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Thou hast left me ever, Jamie, Thou hast left

me ever.

Thou hast left me ever, Jamie, Thou hast left,

me ever.

Aften hast thou vow'd that death, Only should

us sever. Now thou'st left thy lass for ay-I maun see thee

never, Jamie, I'll see thee never.*

Thou hast me forsaken, Jamie, Thou hast me

forsaken, Thou hast me forsaken, Jamie, Thou hast me

forsaken. Thou canst love anither jo, While my heart is

breaking: Soon my weary een I'll close-Never mair to

waken, Jamie, Ne'er mair to waken.

Jockie

* The Scottish (the Editor uses the word substantively, as the English) employ the abbreviation I'll for I shull as well as I will; and it is for I shall it is used here. In Annandale, as in the northern counties of England, for I shall they use I'se.

E. + This is the whole of the song. The bard never proceeded farther. Note by Mr. Thomson.

Jockie and Jenny I would discard, and in its place would put There's nae luck about the house, which has a very pleasant air, and which is

positively the finest love-ballad in that style in the Scottish, or perhaps in any other language. When she came ben she bobbet, as an air, is more beautiful than either, and in the andante way would unite with a charming sentimental ballad,

Saw ye my Father ? is one of my greatest favourites. The evening before last, I wandered out, and began a tender song ; in what I think is its native style. I must premise, that the old way, and the way to give most effect, is to have no starting note, as the fiddlers call it, but to burst at once into the pathos. Every country girl sings—Saw ye my father? &c.

My song is but just begun; and I should like, before I proceed, to know your opinion of it. I I have sprinkled it with the Scottish dialect, but it may be easily turned into correct English.*

Todlin

* This song appears afterwards. It begins, * Where are the joys I hae met in the morning.” E.

Todlin hame. Urbani mentioned an idea of his, which has long been mine; that this air is highly susceptible of pathos : accordingly, you will soon hear him at your concert try it to a song of mine in the Museum ; Ye banks and braes o' bonnie Doon. One song more and I have done: Auld lang syne. The air is but mediocre; but the following song, the old song of the olden times, and which has never been in print, nor even in manuscript, until I took it down from an old man's singing, is enough to recommend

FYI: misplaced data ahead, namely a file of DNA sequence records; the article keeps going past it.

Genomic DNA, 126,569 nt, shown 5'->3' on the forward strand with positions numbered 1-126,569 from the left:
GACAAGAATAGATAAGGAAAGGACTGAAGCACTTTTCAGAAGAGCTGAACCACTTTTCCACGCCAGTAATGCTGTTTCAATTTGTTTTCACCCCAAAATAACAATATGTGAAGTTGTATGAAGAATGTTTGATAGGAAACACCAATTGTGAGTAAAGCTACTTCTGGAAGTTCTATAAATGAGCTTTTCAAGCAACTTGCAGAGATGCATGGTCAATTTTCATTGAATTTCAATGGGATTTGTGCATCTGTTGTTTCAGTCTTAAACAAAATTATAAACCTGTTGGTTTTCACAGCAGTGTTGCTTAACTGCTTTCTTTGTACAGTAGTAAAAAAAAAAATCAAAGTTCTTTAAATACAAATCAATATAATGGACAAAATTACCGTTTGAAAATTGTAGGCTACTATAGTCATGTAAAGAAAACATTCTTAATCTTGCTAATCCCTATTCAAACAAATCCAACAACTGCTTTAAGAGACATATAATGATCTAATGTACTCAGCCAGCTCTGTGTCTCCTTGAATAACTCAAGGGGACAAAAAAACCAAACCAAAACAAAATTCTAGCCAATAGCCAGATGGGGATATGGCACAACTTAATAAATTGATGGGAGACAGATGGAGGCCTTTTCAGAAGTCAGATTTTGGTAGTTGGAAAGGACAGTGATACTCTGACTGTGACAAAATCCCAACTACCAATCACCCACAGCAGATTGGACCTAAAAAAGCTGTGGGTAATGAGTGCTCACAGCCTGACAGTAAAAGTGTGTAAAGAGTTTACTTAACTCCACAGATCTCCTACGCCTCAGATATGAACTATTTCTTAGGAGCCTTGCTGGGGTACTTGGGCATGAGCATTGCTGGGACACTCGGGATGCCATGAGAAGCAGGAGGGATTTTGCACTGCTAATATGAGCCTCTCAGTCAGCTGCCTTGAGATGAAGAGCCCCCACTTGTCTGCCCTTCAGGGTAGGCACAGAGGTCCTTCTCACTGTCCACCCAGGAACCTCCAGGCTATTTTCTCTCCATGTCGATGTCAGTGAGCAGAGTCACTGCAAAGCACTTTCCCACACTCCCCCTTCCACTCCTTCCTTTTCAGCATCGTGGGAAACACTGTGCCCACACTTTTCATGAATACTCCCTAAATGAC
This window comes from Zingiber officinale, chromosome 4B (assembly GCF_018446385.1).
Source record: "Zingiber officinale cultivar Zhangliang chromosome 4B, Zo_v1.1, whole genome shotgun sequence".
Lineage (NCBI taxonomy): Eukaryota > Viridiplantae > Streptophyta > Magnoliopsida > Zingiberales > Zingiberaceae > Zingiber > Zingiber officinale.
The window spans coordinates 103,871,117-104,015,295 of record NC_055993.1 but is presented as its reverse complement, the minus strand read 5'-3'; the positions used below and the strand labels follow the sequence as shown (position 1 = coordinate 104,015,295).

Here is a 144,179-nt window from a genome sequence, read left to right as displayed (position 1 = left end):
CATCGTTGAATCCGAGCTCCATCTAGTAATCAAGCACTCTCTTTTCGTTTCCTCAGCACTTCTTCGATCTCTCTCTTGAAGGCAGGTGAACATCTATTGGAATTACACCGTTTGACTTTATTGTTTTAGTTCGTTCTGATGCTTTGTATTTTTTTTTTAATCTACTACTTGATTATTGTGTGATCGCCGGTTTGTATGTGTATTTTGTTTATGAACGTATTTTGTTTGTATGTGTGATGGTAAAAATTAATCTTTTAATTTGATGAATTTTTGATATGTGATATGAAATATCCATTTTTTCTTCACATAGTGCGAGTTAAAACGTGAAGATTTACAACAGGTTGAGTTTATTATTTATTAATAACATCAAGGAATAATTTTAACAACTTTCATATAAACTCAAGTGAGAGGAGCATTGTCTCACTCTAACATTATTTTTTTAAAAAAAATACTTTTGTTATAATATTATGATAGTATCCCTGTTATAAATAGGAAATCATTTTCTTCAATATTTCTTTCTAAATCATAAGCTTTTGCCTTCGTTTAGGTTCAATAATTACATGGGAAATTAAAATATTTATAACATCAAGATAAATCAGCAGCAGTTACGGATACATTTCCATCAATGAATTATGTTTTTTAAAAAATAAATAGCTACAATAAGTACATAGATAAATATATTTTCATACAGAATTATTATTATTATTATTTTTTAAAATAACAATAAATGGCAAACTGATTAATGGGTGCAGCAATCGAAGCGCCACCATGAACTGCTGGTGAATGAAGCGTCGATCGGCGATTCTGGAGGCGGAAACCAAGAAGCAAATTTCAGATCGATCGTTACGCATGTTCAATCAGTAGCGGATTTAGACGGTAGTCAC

any air.

AULD LANG SYNE.

Should auld acquaintance be forgot,

And never brought to min'?
Should auld acquaintance be forgot,

And days o' lang syne?

CHORUS.

For auld lang syne, my dear,

For auld lang syne,
We'll tak a cup o' kindness yet,

For auld lang syne.

We

We twa hae run about the braes,

And pu't the gowans fine;
But we've wander'd mony a weary foot,
Sin auld lang syne.

For auld, &c.

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We twa hae paidl't i' the burn,

Frae mornin sun till dine:
But seas between us braid hae roard,
Sin auld lang syne.

For auld, &c.

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And here's a hand, my trusty fiere,

And gie's a hand o' thine ;
And we'll tak a right guid willie-waught,
For auld lang sine.

For auld, &c.

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And surely ye'll be your pint-stowp,

And surely l'll be mine;
And we'll tak a cup o' kindness yet
For auld lang syne.*

For auld, &c.

*

Now

* This song, of the olden time, is excellent. It is

, Worthy of our bard.

E.

Now, I
suppose

I have tired your patience fairly. You must, after all is over, have a number of ballads, properly so called. Gill Morice, Tranent Muir, M Pherson's Farewell, Battle of Sheriff Muir, or We ran and they ran (I know the author of this charming ballad, and his history), Hardiknute, Barbara Allan (I can furnish a finer set of this tune than any that has yet appeared), and besides, do you know that I really have the old tune to which The Cherry and the Slae was sung ; and which is mentioned as a well known air in Scotland's Complaint, a book published before poor Mary's days. It was then called The Banks o' Helicon ; an old poem which Pinkerton has brought to light. You will see all this in Tytler's history of Scottish music. The tune, to a learned ear, may have no great merit: but it is a great curiosity. I have a good many original things of this kind.

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